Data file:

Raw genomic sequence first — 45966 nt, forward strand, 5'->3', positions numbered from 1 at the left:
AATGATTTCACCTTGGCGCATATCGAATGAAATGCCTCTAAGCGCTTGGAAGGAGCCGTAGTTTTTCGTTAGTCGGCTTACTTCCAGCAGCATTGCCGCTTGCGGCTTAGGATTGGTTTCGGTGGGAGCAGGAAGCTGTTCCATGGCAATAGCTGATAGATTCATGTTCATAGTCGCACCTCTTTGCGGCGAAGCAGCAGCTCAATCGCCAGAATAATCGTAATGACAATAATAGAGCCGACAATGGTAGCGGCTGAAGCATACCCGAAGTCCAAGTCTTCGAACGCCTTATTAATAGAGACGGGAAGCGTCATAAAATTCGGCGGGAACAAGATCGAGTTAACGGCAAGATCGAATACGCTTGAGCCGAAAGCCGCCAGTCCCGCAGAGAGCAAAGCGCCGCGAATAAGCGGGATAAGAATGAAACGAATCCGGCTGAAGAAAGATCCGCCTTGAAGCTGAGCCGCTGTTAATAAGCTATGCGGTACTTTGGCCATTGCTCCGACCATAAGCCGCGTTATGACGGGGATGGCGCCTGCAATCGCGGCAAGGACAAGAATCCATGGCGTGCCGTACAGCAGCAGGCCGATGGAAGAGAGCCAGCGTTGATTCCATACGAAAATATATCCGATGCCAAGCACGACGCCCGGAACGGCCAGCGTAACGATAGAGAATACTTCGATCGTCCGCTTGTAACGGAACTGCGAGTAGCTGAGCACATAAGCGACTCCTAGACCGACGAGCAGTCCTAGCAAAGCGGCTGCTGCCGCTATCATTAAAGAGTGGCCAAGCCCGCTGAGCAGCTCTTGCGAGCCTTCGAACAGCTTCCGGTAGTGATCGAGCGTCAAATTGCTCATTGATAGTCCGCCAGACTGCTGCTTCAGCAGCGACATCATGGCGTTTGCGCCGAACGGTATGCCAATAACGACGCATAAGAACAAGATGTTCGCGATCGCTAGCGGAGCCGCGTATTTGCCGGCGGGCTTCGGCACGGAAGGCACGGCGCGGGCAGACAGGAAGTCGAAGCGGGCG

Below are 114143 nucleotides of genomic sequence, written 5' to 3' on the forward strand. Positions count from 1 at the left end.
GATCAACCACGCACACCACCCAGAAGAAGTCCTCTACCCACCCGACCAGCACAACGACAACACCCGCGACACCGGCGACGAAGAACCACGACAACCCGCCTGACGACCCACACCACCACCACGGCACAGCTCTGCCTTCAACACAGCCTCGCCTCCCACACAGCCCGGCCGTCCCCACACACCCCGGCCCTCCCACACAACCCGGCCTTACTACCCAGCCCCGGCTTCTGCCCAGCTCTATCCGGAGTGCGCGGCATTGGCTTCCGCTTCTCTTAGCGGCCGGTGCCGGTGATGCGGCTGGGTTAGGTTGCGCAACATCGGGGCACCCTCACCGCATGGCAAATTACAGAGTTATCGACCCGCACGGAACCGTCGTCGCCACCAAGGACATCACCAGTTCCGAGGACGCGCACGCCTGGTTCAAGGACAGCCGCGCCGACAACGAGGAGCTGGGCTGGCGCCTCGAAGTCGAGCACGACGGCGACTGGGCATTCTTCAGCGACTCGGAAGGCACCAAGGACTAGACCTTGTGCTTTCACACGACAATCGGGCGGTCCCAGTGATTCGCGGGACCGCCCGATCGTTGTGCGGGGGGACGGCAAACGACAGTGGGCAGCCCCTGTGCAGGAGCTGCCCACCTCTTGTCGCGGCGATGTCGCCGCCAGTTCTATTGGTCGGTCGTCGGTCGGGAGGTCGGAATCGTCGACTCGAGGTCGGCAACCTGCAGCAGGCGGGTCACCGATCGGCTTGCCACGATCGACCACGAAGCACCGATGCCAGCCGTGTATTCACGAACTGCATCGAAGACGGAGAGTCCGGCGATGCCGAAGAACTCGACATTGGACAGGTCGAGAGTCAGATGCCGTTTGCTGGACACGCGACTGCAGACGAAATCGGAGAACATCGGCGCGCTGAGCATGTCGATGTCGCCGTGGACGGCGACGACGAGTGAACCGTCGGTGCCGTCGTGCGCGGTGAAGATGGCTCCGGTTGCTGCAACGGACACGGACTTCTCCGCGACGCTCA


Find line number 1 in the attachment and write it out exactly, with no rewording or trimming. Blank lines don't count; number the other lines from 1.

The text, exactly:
Raw genomic sequence first — 45966 nt, forward strand, 5'->3', positions numbered from 1 at the left: